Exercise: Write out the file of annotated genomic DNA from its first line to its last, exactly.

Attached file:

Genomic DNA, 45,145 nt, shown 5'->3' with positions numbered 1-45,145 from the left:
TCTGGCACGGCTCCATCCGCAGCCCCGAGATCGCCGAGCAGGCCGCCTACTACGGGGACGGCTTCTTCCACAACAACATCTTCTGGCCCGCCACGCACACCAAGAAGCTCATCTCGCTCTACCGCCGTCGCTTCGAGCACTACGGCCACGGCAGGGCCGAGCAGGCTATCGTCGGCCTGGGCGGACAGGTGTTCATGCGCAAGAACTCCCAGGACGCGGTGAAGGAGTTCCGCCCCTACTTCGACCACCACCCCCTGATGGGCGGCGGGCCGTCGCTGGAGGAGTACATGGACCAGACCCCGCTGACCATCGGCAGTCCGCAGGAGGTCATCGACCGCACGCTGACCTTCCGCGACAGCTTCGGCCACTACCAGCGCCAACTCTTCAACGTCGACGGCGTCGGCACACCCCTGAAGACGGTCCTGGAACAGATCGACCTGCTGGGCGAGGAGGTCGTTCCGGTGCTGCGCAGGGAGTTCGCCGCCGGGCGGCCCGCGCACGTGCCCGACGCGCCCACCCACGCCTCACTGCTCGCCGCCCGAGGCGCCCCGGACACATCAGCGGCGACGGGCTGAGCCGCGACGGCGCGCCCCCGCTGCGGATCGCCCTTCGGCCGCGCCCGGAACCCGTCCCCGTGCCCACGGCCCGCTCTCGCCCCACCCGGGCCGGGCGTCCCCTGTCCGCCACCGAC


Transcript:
Genomic DNA, 45,145 nt, shown 5'->3' with positions numbered 1-45,145 from the left:
TCTGGCACGGCTCCATCCGCAGCCCCGAGATCGCCGAGCAGGCCGCCTACTACGGGGACGGCTTCTTCCACAACAACATCTTCTGGCCCGCCACGCACACCAAGAAGCTCATCTCGCTCTACCGCCGTCGCTTCGAGCACTACGGCCACGGCAGGGCCGAGCAGGCTATCGTCGGCCTGGGCGGACAGGTGTTCATGCGCAAGAACTCCCAGGACGCGGTGAAGGAGTTCCGCCCCTACTTCGACCACCACCCCCTGATGGGCGGCGGGCCGTCGCTGGAGGAGTACATGGACCAGACCCCGCTGACCATCGGCAGTCCGCAGGAGGTCATCGACCGCACGCTGACCTTCCGCGACAGCTTCGGCCACTACCAGCGCCAACTCTTCAACGTCGACGGCGTCGGCACACCCCTGAAGACGGTCCTGGAACAGATCGACCTGCTGGGCGAGGAGGTCGTTCCGGTGCTGCGCAGGGAGTTCGCCGCCGGGCGGCCCGCGCACGTGCCCGACGCGCCCACCCACGCCTCACTGCTCGCCGCCCGAGGCGCCCCGGACACATCAGCGGCGACGGGCTGAGCCGCGACGGCGCGCCCCCGCTGCGGATCGCCCTTCGGCCGCGCCCGGAACCCGTCCCCGTGCCCACGGCCCGCTCTCGCCCCACCCGGGCCGGGCGTCCCCTGTCCGCCACCGAC